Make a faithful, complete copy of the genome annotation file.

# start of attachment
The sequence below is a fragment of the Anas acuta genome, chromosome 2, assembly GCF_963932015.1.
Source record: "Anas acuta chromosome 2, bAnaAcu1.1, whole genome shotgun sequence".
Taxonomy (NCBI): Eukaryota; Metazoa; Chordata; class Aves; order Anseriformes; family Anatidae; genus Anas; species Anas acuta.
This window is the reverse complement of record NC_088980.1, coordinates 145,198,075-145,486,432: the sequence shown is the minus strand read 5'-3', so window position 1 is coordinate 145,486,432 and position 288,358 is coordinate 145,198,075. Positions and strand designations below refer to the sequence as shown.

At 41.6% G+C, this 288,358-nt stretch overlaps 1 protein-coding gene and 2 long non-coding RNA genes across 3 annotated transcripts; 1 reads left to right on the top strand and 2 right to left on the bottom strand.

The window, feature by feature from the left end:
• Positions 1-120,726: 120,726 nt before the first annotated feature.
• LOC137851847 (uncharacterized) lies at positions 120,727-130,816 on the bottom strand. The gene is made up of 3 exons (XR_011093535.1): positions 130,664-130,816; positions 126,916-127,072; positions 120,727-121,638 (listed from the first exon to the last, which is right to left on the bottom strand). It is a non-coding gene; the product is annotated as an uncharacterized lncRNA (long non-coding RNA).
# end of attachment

The sequence below is a fragment of the Anas acuta genome, chromosome 2, assembly GCF_963932015.1.
Source record: "Anas acuta chromosome 2, bAnaAcu1.1, whole genome shotgun sequence".
Taxonomy (NCBI): Eukaryota; Metazoa; Chordata; class Aves; order Anseriformes; family Anatidae; genus Anas; species Anas acuta.
This window is the reverse complement of record NC_088980.1, coordinates 145,198,075-145,486,432: the sequence shown is the minus strand read 5'-3', so window position 1 is coordinate 145,486,432 and position 288,358 is coordinate 145,198,075. Positions and strand designations below refer to the sequence as shown.

At 41.6% G+C, this 288,358-nt stretch overlaps 1 protein-coding gene and 2 long non-coding RNA genes across 3 annotated transcripts; 1 reads left to right on the top strand and 2 right to left on the bottom strand.

The window, feature by feature from the left end:
• Positions 1-120,726: 120,726 nt before the first annotated feature.
• LOC137851847 (uncharacterized) lies at positions 120,727-130,816 on the bottom strand. The gene is made up of 3 exons (XR_011093535.1): positions 130,664-130,816; positions 126,916-127,072; positions 120,727-121,638 (listed from the first exon to the last, which is right to left on the bottom strand). It is a non-coding gene; the product is annotated as an uncharacterized lncRNA (long non-coding RNA).